The matter is unlikely to go away, especially given the present debate about the treatment of women.

Anthony Albanese danced around the issue on Sunday. He told the ABC the Prime Minister appointed the cabinet and he “must confirm to himself… that it’s appropriate for [the minister in question] to stay in his current position”.

Absolutely. But how this translates into a course of action, if the man denies the claim and there is no appropriate way of testing it, is unclear.

Morrison is certainly not asking the minister to stand down. The Prime Minister’s Office points to the statement of ministerial standards which says “ministers will be required to stand aside if charged with any criminal offence”.

That line can be held while the minister’s name is not public. But one would think it is probably only a matter of time before the name is canvassed in a parliament under privilege.

If that happens, the situation would move into uncharted waters. But also probably towards an outcome.

As Denis Muller, from Melbourne University’s Centre for Advancing Journalism, says, this is “a situation best left to play itself out through the political process, because there’s nothing a prime ministerial-generated inquiry would yield that the political process will not eventually yield”.

Meanwhile on another front, the government has been dealt a blow with Liberal MP Nicolle Flint, who holds the highly marginal seat of Boothby in South Australia, announcing she will not contest the next election.

Flint, on the right of the party, has been relentlessly and personally targeted, with sexist attacks and the repeated defacement of her electorate office.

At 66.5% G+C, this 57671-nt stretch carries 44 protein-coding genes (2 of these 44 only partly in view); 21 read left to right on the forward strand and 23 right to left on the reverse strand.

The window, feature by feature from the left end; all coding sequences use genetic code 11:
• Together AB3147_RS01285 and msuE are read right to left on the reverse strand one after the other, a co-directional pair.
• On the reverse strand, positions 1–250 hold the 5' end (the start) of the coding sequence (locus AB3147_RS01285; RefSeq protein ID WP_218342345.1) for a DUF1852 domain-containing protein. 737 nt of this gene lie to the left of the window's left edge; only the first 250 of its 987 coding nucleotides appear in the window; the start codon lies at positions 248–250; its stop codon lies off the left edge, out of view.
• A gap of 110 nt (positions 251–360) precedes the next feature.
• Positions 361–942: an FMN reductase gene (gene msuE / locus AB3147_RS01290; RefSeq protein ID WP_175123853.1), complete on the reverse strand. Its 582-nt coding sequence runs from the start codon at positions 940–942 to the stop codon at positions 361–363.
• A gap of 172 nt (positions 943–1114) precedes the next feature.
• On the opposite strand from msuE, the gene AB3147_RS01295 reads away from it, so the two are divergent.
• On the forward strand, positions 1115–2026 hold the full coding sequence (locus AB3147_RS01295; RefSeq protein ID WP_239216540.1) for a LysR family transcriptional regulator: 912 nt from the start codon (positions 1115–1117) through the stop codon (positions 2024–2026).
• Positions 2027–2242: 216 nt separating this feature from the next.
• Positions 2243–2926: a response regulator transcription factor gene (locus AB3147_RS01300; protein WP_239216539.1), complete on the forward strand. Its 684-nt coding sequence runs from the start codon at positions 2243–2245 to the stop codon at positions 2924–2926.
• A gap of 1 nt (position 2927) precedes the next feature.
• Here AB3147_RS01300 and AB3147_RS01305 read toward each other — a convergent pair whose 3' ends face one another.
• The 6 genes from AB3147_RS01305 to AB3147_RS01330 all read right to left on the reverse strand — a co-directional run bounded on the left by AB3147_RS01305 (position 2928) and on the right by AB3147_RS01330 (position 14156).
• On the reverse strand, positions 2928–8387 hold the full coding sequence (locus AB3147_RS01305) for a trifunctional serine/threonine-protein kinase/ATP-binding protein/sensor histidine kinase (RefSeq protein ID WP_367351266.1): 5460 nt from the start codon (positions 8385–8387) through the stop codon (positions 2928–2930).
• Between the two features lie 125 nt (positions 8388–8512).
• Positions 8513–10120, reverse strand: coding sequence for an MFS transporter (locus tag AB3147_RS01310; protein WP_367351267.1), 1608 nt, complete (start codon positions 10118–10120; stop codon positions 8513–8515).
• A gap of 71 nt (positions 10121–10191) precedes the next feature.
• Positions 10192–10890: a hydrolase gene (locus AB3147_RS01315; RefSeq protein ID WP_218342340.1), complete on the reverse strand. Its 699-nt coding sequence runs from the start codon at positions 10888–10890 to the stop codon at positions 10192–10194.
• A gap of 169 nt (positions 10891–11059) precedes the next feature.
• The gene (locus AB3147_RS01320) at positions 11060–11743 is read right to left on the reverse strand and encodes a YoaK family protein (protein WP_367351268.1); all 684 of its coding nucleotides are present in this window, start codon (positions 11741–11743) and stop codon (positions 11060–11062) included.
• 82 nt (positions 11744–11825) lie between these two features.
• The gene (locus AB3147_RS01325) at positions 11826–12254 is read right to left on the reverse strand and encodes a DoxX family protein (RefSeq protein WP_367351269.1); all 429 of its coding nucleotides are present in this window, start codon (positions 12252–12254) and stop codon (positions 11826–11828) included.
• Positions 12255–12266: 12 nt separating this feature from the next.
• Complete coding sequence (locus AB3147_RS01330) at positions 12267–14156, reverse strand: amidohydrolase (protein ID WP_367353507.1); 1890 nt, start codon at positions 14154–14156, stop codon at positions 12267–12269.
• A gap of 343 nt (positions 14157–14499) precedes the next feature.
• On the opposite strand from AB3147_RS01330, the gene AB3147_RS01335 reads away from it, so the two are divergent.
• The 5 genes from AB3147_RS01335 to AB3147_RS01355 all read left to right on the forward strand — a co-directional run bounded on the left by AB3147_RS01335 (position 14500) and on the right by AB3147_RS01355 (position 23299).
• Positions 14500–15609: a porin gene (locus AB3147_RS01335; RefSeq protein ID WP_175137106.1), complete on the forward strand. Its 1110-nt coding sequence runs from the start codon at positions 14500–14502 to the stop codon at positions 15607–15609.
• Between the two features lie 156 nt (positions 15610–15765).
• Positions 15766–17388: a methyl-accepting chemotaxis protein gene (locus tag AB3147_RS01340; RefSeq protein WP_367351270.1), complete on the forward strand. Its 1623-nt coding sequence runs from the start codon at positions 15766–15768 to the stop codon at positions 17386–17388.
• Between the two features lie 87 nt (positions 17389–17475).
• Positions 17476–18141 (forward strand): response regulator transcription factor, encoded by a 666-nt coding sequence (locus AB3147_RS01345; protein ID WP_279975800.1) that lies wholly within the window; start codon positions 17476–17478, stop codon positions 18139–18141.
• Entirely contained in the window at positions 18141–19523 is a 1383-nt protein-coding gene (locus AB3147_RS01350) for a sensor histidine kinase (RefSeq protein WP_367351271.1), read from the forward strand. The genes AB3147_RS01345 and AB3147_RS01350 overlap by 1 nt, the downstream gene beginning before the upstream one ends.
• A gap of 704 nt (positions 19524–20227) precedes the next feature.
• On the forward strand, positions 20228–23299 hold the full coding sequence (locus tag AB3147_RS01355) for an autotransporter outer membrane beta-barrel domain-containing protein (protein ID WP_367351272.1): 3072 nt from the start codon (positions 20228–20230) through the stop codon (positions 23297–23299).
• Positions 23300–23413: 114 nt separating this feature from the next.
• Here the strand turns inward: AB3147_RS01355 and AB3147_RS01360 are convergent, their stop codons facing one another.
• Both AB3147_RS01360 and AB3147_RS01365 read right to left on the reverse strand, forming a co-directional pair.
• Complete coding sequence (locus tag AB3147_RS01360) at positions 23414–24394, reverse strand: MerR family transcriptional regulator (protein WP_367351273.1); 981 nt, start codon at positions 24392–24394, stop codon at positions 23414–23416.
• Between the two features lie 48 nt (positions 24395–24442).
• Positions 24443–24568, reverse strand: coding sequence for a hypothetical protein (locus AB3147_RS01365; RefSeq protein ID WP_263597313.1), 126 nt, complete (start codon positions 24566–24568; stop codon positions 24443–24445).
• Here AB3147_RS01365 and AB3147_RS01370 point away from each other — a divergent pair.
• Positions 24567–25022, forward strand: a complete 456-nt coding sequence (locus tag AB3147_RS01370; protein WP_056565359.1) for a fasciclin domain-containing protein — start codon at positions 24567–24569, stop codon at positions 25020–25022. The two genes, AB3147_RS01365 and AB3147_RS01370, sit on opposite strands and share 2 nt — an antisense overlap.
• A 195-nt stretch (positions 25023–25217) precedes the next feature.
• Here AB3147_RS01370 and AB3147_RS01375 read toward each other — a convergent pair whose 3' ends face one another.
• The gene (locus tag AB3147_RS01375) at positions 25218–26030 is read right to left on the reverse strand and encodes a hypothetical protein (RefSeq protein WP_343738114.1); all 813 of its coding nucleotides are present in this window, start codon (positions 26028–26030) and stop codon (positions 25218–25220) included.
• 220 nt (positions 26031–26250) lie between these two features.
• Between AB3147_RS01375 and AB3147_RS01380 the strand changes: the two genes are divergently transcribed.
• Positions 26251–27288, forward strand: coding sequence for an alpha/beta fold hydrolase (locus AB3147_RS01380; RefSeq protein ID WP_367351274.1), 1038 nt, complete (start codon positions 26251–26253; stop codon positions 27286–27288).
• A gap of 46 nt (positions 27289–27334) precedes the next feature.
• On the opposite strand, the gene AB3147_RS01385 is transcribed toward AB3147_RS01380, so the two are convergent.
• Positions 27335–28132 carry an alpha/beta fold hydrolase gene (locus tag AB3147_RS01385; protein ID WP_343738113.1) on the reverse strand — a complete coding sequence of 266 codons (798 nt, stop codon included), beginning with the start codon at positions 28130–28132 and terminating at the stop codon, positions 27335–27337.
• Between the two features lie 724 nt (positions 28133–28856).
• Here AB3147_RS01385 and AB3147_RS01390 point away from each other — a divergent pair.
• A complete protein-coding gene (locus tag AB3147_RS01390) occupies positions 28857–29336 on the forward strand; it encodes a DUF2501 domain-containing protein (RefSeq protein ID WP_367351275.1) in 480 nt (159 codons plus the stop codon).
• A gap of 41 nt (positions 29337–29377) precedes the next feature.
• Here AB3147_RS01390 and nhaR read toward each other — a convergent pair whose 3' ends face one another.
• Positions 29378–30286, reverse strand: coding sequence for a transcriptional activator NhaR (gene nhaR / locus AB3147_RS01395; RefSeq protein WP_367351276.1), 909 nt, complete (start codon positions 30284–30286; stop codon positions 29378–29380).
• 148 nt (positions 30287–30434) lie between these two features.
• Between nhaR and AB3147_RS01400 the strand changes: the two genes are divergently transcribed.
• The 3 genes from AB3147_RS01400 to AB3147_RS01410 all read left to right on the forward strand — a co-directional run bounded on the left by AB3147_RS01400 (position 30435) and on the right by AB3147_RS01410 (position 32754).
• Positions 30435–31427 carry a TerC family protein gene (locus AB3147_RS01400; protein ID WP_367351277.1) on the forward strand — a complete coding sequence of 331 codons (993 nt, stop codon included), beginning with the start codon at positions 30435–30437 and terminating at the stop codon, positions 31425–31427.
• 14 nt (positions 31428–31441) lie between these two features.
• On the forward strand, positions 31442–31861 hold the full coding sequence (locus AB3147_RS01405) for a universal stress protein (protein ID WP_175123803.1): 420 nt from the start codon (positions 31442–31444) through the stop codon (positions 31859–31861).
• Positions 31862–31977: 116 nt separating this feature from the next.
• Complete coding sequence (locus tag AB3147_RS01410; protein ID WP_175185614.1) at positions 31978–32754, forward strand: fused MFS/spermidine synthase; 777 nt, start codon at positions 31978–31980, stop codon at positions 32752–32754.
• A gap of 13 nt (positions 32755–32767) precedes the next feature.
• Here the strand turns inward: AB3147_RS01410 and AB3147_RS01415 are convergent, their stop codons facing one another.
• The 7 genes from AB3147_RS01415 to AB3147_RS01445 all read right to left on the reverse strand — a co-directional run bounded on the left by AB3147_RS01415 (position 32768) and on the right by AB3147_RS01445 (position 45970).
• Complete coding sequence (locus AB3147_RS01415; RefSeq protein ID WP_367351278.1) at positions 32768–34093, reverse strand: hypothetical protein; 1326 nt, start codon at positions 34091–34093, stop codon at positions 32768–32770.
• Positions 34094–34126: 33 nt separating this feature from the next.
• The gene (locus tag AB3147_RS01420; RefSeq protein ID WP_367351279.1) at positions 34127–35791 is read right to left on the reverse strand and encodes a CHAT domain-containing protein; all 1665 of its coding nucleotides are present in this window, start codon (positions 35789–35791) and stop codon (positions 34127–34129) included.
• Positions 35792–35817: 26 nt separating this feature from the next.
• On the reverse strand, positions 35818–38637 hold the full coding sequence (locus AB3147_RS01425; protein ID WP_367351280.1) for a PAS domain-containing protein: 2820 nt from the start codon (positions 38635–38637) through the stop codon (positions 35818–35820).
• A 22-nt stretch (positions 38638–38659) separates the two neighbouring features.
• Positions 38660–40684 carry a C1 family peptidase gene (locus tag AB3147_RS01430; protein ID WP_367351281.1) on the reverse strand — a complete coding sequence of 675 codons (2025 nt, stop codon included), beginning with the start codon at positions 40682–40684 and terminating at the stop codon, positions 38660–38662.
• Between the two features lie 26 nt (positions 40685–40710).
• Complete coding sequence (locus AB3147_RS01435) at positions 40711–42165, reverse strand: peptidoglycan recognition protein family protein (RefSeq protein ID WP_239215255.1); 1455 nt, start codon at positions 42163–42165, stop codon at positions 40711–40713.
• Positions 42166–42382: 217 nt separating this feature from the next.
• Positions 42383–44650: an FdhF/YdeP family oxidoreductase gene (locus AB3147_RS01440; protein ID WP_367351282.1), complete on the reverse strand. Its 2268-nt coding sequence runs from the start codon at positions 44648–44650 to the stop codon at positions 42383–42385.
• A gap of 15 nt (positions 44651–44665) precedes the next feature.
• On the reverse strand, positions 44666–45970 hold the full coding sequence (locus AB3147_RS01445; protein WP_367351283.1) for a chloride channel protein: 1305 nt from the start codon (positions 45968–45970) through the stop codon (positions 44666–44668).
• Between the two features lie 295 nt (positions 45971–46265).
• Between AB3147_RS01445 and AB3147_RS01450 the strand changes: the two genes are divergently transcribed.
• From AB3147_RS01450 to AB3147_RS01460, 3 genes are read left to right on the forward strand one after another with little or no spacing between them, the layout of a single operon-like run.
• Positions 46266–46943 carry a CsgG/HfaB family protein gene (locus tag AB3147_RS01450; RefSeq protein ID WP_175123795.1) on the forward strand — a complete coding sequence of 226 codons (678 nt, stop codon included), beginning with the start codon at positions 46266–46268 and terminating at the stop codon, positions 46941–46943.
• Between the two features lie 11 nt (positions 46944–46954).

She has said of her experiences in the 2019 election: “This was a campaign to destroy me personally, a concerted attack to destroy me mentally”.

In a statement Morrison said: “The public attention from being a parliamentarian does sometimes attract unacceptable behaviour, and I have admired Nicolle’s efforts to stand against the bullying and nastiness of particular groups and individuals.”

With the debate of the last fortnight centred on the “toxic” culture in Parliament House, some of Flint’s experiences are a reminder that the toxicity stretches much more broadly than what goes on within the “Canberra bubble”.

Toxicity is infecting our politics and political discourse and behaviour generally. In particular, social media has boosted exponentially the amount of bile and enabled it to be disseminated far and fast. And even sections of the mainstream media have become forums for abuse and disrespect.

Michelle Grattan is a professorial fellow at the University of CanberraThis article was originally published on The Conversation.

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Michelle Grattan
Professorial Fellow, University of Canberra, Michelle Grattan is one of Australia's most respected and awarded political journalists.